As a cherry on top, the last topic that we will go over here, is that of variable refresh rate. This is a technology that is branded in different names, but is mainly recognized as FreeSync or G-Sync, which is the brand names developed by AMD and Nvidia, respectively.
In very brief terms, this technology synchronizes the output of your graphics card with the monitor. The graphics card will always produce as many images that it can, at any given time, and pass these on to the monitor. However, if this goes faster than what the monitor is capable of rendering, you might experience that it receives a new image before it’s done displaying the previous. This results in a phenomenon called screen tearing, where the monitor shows one image on the bottom half, whilst, at the same time, displaying the next image on the top half. This leads to a “tear” in the final image along the middle, where the two images intersect. An example has been provided below.
Variable refresh rate basically eliminates this issue by synchronizing the graphics card with the monitor. As a direct result, the graphics card will wait for the monitor to be ready before passing new images on.
This leads to an overall improved gaming experience, without impacting the performance of games, since the refresh rate will adjust to the frame rate that the graphics card can produce - of course within the limits set by the monitor specifications.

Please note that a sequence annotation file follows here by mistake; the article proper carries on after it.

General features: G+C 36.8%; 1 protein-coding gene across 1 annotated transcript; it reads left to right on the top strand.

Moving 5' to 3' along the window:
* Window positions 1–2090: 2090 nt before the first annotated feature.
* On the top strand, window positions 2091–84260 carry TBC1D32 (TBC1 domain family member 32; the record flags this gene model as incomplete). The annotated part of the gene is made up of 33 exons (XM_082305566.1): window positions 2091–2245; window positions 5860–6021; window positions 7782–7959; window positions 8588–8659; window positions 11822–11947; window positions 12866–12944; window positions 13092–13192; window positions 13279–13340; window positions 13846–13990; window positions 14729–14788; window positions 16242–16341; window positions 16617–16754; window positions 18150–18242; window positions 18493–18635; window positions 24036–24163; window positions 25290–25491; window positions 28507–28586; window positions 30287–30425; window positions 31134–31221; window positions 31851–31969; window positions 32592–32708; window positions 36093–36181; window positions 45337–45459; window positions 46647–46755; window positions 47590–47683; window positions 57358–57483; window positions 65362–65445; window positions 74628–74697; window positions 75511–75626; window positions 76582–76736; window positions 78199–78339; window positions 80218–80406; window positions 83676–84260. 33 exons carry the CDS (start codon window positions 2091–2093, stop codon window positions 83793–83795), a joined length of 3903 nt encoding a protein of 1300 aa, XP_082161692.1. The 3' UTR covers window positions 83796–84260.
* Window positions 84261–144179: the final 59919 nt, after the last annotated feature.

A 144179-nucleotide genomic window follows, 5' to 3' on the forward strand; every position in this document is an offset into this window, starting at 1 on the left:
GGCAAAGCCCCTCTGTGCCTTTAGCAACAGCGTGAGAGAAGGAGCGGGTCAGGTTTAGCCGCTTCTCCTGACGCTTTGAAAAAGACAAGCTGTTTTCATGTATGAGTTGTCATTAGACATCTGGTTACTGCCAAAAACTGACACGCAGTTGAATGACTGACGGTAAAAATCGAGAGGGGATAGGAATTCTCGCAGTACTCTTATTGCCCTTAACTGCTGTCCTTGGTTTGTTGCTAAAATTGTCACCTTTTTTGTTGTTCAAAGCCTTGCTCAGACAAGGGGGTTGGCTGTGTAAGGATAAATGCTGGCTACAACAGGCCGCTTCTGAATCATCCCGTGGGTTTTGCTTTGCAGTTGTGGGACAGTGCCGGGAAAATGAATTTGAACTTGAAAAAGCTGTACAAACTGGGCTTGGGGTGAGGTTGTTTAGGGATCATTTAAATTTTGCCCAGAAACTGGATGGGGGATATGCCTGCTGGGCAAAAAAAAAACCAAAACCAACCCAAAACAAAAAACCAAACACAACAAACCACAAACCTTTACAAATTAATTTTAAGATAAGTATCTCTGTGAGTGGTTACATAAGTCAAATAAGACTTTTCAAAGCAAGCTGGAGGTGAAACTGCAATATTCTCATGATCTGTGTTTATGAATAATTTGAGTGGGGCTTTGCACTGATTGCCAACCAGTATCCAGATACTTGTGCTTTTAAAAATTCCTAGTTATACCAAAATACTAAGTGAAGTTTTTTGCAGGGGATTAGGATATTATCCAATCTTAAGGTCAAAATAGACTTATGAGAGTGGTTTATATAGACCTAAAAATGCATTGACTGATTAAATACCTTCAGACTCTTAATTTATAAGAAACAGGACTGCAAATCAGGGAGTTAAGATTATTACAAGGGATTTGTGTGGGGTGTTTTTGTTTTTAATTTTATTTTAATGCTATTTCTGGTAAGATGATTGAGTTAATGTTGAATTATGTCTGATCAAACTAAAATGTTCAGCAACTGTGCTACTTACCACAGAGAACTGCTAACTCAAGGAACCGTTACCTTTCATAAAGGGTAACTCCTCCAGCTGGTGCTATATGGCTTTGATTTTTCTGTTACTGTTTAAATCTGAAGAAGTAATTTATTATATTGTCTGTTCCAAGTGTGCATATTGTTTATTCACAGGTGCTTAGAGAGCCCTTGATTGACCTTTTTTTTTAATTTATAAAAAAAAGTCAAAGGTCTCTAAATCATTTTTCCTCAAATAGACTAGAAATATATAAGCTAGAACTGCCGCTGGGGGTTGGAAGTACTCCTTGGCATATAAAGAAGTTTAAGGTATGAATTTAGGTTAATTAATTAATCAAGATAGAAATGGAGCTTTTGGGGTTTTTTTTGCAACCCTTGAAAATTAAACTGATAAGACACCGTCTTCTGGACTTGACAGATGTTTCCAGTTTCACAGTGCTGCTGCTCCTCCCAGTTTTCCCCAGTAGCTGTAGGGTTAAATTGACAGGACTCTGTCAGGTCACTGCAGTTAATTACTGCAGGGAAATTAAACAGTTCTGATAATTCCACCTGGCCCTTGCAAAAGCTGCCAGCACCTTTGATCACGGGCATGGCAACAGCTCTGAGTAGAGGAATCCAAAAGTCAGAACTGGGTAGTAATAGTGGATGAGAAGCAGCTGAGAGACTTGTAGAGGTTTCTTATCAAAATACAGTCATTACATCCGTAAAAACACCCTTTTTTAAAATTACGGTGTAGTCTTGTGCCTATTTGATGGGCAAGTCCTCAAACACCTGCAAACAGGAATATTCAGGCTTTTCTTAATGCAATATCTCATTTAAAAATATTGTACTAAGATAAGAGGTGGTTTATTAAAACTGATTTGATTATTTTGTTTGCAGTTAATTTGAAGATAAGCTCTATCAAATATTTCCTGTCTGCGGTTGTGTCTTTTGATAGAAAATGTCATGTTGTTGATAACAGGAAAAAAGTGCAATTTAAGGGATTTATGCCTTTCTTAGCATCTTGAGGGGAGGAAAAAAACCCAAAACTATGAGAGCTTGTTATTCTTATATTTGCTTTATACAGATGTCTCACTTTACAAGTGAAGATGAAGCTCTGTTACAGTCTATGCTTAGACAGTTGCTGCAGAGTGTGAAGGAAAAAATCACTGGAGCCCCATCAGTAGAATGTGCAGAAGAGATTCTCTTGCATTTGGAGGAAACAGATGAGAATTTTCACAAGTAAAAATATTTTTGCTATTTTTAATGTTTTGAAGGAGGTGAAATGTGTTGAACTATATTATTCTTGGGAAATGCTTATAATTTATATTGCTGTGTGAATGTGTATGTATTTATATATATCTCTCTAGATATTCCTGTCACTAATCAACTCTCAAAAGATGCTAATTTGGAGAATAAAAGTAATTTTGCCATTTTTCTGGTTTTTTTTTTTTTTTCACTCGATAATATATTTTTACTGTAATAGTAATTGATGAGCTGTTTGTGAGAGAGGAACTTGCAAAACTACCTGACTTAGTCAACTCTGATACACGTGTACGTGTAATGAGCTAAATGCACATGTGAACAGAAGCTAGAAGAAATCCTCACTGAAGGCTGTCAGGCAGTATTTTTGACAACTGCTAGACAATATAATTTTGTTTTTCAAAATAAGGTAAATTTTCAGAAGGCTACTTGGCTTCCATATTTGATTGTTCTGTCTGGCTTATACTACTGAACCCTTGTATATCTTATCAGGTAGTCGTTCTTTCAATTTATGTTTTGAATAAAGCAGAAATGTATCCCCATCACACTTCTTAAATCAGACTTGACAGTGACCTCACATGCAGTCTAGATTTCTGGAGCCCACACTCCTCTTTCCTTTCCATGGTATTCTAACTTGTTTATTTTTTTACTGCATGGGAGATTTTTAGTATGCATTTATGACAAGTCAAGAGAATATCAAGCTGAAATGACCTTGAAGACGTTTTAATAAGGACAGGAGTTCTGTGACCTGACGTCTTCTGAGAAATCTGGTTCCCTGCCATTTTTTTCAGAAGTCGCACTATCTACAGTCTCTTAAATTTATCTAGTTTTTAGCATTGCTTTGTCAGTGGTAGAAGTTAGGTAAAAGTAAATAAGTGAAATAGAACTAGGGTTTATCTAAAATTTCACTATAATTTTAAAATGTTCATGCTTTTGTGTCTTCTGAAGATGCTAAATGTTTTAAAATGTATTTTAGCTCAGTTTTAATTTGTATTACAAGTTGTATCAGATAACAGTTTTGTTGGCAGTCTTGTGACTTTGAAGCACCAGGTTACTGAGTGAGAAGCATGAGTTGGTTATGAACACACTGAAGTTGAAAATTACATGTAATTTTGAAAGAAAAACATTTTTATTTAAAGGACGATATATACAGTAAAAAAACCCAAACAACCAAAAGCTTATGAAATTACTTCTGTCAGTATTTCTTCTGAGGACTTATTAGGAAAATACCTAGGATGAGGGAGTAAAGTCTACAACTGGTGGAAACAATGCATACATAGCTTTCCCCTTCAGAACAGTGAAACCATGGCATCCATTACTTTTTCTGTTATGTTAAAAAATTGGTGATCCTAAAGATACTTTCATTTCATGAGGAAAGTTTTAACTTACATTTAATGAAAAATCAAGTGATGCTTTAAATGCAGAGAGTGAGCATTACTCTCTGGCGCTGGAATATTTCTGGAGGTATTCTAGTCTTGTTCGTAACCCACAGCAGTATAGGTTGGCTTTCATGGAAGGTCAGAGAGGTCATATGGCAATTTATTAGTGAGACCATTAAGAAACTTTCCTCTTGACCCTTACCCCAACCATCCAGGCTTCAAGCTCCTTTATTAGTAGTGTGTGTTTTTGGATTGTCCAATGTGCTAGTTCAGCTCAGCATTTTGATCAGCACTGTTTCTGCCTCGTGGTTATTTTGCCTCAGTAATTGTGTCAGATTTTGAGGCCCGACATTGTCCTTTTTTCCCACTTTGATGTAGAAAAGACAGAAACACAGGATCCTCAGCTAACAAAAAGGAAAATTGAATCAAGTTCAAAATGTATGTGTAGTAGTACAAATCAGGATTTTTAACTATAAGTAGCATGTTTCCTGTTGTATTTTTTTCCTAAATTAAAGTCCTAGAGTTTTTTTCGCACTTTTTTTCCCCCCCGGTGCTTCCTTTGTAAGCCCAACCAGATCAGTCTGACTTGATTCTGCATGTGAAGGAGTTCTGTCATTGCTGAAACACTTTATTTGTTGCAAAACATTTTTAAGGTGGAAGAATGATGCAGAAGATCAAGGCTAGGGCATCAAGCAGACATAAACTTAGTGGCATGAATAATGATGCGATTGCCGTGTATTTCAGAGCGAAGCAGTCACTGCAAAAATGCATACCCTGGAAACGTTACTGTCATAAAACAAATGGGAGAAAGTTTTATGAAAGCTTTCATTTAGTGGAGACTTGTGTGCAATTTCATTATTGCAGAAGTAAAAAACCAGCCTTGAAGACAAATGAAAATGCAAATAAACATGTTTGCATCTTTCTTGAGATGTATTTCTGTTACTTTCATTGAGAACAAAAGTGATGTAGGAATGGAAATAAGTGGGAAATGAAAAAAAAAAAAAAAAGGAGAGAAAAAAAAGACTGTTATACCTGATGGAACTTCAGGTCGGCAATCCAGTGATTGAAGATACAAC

One of the other means to solving the issue with screen tearing in gaming is the use of V-Sync within the game’s graphical settings. However, this option will typically introduce new issues such as performance loss and even stuttering, which means that the same image is used multiple times.
The difference between G-Sync and FreeSync is in part the technical solution behind each of them, but traditionally, it was also separated between either Nvidia or AMD cards. G-Sync is Nvidia’s solution, and it only worked with their cards, whereas FreeSync is AMD’s solution, which is more of an open standard that is also used by the Xbox and some TVs.
Previously, you also had to make sure to get the right monitor, depending on which graphics card you had. FreeSync couldn’t be used with Nvidia cards, and G-Sync couldn’t be used with AMD cards.
The separation still stands to this day, however, with their latest driver releases, Nvidia has been expanding their catalogue of FreeSync monitors supported by their graphics cards. This is a huge win for consumers since FreeSync monitors typically are less expensive compared to their G-Sync counterparts. There’s no guarantee that all FreeSync monitors are supported by Nvidia cards, but many tests have shown that the far majority currently is.